Lawyer Scott Horn, of the Winston Courthouse LLC, has joined the fight to remove the statue. The company sees the statue as a liability. In a letter addressed to the UDC, Horn wrote ““[I]n order to protect the residents of the property, the owner cannot allow the statue to remain on the property.”
After a fatal conflict over a Confederate statue in Charlottesville, Virginia, a fire under Winston-Salem’s personal conflict was lit. Less than seven days after Charlottesville, a Confederate statue outside of Durham County Courthouse was toppled. A country-wide movement of removing statues glorying the confederacy was started. The only guidelines were removing them legally when possible, though occasionally some have been brought down by force. Last August, Duke University voluntarily took down a statue of Robert E. Lee, a Confederate general.
A confederate statue at UNC-Chapel Hill named “Silent Sam” did not follow the same path. Silent Sam has been protested over for 50 years by students, staff and faculty. The administration of the school insists that they are obligated by state law to protect the statue. Near the end of August, protesters took matters into their own hands and toppled the statue. It was put back up, but has since been moved.
Both Silent Sam and the Confederate statue in Winston-Salem is overseen by the UDC. UDC’s first group meeting was during the early 1890s. The group’s sole purpose was to revamp the reputation of their Confederate Ancestors and bring back the idea of finding the “Lost Cause” glorified within the Confederacy and slavery.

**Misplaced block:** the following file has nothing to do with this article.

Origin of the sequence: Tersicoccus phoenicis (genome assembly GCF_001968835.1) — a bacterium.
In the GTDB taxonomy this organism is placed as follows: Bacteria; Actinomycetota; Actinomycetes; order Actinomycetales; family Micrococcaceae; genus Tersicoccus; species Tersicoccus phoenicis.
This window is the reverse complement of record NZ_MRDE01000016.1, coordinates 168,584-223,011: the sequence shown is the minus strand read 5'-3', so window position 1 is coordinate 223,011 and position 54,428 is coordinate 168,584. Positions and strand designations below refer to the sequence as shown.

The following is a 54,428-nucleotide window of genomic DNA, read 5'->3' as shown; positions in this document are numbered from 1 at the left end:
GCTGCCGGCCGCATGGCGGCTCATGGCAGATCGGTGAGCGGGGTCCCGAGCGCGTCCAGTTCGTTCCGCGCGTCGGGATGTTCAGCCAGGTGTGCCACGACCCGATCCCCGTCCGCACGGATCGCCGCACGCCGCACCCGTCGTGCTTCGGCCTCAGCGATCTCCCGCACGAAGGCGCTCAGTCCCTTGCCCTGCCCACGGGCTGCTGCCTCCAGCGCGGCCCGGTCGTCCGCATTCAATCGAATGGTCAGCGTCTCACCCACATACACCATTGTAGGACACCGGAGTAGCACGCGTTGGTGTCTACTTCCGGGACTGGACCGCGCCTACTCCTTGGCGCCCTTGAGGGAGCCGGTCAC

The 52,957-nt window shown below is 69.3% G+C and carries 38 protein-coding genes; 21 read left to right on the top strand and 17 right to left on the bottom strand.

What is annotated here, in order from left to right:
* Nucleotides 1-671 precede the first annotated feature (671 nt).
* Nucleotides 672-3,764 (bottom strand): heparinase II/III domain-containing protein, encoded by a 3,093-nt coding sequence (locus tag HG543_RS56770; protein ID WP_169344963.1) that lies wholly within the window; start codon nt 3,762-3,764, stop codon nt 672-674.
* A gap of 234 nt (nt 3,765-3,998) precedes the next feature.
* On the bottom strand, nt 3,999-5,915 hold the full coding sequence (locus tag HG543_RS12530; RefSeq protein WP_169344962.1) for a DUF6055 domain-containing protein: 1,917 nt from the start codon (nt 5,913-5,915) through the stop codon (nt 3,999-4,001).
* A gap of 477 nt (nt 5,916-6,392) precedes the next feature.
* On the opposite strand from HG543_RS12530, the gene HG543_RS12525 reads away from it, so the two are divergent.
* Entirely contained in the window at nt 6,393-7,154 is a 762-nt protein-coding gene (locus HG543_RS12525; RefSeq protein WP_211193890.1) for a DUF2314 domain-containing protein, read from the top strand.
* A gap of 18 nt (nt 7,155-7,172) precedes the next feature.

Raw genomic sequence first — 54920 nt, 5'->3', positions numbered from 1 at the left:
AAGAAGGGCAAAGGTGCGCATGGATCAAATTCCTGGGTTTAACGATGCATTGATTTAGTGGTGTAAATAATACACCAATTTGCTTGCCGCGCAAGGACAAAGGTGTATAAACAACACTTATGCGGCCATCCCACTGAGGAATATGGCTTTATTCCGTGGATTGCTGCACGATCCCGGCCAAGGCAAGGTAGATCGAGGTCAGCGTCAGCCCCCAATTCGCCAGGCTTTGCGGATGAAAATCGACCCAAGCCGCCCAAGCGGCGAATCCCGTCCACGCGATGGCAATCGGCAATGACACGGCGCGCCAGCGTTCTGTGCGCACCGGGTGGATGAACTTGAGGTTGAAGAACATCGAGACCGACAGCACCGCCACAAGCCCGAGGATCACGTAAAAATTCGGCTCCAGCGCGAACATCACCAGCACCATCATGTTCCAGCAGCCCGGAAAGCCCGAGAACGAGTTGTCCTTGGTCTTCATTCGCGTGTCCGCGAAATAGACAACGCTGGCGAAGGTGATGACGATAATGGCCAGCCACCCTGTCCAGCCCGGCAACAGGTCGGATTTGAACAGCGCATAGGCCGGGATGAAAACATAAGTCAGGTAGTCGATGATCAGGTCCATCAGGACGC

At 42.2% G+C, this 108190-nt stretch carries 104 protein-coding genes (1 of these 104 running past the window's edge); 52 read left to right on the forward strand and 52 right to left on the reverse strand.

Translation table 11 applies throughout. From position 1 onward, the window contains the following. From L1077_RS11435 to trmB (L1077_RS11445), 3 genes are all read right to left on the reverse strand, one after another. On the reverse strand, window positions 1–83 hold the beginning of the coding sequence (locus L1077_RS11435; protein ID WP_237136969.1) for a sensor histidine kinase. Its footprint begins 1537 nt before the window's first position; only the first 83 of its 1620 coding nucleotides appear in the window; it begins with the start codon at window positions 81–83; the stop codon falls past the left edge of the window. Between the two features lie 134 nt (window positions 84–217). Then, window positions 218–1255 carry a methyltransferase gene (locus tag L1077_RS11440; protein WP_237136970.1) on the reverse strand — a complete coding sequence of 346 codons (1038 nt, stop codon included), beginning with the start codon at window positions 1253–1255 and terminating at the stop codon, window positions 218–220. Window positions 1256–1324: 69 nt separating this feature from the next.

Dr. Karen Cox, a professor at UNC Charlotte and author of “Dixie’s Daughters: The United Daughters of the Confederacy and the Preservation of Confederate Culture” told NC Policy Watch that she agrees with the keeping the statues in their original places.
“They were the driving force behind monuments from the time they were organized in 1894. Their group grew so rapidly—within a year they had 30 chapters and it just kept exponentially growing. Within 10 years they went from 30 to 30,000—and 100,000 members by [World War I],” said Cox.
In 2019, the member count of the group has diminished greatly, but UDC still have chapters in 19 states. In North Carolina alone, 50 active chapters have been recorded with the state headquarters housed in Raleigh.
In 1913, the group worked with UNC leaders to build the Silent Sam statue to honor students who died for the “Confederate Cause.” In 1926, the UDC erected a monument dedicated to the Ku Klux Klan in Concord, North Carolina. “
The group’s work was about crafting a narrative—really a sort of mythology—of a peaceful and honorable Confederate past,” said Cox. “They are focused on being sure history is written in a pro-Confederate way. If you went to public schools, you would read about Confederate heroes in your textbook. They would make sure libraries carried books that ‘told the truth’ as they would say. That’s why the subtitle of my book is about confederate culture, the memory of the confederacy.”
Mayor Joines sees no other solution that, to take the issue to court due to a lack of cooperation from the UDC. The city will ask for a court order to have the statue removed.
“Unless another option presents itself, we’ll seek a court order to carry this out,” said Joines. “I believe it’s time now to deal with this particular issue.”
“I guess I can see both sides of it. If it was in my yard, it would stay up. But it’s not in my yard,” said Randall McHone, a construction worker working on the site of the future Hotel Indigo. “If I was Black and I lived in that apartment building and I looked out and saw this statue and thought about my ancestors, who were slaves…that would hurt me too.”